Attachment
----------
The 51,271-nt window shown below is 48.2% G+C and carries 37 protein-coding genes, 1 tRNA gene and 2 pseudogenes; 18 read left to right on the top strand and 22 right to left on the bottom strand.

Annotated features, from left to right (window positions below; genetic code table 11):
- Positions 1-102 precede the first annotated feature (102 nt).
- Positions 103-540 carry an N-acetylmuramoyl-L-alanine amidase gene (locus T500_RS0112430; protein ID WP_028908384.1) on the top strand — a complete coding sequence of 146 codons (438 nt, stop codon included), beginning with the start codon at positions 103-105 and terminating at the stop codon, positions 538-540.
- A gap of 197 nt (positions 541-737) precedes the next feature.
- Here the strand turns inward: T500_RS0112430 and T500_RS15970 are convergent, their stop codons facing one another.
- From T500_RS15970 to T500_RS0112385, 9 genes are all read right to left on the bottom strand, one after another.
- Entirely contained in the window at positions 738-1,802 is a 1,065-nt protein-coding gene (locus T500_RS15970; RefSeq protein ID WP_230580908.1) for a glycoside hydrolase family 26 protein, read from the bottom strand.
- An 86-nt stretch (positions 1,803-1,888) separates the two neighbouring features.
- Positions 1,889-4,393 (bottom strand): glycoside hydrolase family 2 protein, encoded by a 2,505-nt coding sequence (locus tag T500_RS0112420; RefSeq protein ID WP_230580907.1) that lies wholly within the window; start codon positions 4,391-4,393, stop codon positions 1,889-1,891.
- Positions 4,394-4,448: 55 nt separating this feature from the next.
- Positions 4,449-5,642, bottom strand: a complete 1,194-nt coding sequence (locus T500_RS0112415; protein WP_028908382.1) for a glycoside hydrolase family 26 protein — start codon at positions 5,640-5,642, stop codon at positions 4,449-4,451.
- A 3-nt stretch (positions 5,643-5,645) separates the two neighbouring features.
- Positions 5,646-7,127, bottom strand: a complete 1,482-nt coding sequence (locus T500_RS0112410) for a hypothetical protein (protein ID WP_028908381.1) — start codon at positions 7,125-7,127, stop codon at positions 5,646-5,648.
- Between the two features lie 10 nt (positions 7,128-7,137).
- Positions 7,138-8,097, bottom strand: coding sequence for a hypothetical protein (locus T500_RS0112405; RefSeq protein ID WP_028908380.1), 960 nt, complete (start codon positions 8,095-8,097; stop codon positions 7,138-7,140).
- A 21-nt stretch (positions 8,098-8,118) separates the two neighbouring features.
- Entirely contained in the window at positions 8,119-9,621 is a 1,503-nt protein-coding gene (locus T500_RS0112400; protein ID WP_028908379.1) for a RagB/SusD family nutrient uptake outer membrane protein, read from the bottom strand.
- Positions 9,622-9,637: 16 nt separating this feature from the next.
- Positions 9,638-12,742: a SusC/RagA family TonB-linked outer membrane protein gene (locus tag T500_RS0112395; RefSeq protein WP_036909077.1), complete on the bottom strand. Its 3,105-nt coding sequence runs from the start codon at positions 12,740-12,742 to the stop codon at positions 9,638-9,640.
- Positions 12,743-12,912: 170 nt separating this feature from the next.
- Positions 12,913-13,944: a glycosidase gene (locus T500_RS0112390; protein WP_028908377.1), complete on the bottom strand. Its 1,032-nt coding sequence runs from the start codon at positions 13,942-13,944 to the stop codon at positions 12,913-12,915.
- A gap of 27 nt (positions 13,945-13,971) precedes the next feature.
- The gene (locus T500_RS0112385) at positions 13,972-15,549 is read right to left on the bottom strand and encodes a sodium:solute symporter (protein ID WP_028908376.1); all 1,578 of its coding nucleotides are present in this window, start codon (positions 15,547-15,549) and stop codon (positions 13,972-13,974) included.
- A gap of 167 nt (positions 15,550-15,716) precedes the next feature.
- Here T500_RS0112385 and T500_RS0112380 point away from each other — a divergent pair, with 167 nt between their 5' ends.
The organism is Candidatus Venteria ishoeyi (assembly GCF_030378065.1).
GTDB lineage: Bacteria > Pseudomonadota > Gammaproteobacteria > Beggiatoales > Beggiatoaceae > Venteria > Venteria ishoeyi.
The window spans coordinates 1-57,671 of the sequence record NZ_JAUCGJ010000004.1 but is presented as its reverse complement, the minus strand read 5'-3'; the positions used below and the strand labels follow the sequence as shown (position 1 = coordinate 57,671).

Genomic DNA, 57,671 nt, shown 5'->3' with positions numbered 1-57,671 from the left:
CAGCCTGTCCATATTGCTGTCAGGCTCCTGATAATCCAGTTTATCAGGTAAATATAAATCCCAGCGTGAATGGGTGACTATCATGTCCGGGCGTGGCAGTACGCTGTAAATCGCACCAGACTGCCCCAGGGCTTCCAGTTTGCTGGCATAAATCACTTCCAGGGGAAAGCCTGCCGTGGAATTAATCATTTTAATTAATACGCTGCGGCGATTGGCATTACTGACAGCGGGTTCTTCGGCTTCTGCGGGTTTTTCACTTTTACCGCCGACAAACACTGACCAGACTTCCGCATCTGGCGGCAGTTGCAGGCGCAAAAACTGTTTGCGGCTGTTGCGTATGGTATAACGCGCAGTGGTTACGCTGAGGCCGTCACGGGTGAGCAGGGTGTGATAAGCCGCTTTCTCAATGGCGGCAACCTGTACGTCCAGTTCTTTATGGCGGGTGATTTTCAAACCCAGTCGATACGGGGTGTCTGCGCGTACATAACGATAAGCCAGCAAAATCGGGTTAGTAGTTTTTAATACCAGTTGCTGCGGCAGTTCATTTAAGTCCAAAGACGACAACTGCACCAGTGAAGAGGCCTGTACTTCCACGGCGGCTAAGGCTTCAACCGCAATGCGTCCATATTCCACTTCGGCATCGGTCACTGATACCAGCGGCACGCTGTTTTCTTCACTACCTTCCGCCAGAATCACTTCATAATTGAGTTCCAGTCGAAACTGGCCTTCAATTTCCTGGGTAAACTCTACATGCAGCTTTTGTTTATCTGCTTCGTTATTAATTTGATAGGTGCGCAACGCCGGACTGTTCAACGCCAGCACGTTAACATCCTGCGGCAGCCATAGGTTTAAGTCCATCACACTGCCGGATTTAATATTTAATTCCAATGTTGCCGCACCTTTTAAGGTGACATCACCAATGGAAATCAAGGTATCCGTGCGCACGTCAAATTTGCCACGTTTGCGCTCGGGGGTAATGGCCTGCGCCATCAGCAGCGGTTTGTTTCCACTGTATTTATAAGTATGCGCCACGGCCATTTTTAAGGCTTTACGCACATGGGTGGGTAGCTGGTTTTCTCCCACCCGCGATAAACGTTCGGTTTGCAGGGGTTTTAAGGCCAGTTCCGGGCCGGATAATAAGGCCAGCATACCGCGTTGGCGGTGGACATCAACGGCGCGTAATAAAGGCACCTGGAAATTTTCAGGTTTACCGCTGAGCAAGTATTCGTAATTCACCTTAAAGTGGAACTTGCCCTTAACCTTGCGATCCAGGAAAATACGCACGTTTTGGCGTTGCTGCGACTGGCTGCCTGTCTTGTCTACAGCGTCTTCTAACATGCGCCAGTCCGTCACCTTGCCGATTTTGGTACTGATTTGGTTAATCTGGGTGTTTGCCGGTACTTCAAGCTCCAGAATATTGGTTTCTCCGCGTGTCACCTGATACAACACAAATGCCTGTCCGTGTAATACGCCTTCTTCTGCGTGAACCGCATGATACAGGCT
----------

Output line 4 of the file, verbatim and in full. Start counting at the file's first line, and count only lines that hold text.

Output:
- Positions 103-540 carry an N-acetylmuramoyl-L-alanine amidase gene (locus T500_RS0112430; protein ID WP_028908384.1) on the top strand — a complete coding sequence of 146 codons (438 nt, stop codon included), beginning with the start codon at positions 103-105 and terminating at the stop codon, positions 538-540.